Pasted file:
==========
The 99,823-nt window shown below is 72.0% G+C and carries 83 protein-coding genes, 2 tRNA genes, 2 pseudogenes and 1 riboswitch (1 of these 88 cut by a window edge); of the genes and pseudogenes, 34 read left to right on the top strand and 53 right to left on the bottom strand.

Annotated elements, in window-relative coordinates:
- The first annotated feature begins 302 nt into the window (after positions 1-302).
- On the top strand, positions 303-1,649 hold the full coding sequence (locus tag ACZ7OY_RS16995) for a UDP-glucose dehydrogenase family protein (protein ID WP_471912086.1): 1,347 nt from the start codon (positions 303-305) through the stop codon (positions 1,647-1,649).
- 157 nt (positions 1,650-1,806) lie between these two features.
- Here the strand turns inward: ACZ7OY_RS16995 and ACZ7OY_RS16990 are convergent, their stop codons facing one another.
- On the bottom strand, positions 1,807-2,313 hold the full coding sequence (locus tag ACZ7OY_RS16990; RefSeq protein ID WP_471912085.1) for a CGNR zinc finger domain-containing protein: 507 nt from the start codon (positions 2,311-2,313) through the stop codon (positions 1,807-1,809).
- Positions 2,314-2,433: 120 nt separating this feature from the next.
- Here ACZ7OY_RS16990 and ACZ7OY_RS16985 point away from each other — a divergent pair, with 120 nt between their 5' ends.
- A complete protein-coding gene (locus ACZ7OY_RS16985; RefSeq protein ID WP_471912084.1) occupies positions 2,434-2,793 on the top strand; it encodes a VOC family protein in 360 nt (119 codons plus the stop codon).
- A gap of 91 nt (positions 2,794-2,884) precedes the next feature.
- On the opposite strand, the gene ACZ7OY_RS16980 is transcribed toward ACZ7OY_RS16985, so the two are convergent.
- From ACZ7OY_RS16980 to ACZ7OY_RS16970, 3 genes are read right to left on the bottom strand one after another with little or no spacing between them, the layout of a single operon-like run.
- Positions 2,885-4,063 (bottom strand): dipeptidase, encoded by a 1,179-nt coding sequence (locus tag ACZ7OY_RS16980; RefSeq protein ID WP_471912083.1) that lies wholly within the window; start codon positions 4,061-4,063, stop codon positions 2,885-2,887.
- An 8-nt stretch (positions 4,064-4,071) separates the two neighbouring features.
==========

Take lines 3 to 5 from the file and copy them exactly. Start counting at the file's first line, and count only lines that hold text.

- The first annotated feature begins 302 nt into the window (after positions 1-302).
- On the top strand, positions 303-1,649 hold the full coding sequence (locus tag ACZ7OY_RS16995) for a UDP-glucose dehydrogenase family protein (protein ID WP_471912086.1): 1,347 nt from the start codon (positions 303-305) through the stop codon (positions 1,647-1,649).
- 157 nt (positions 1,650-1,806) lie between these two features.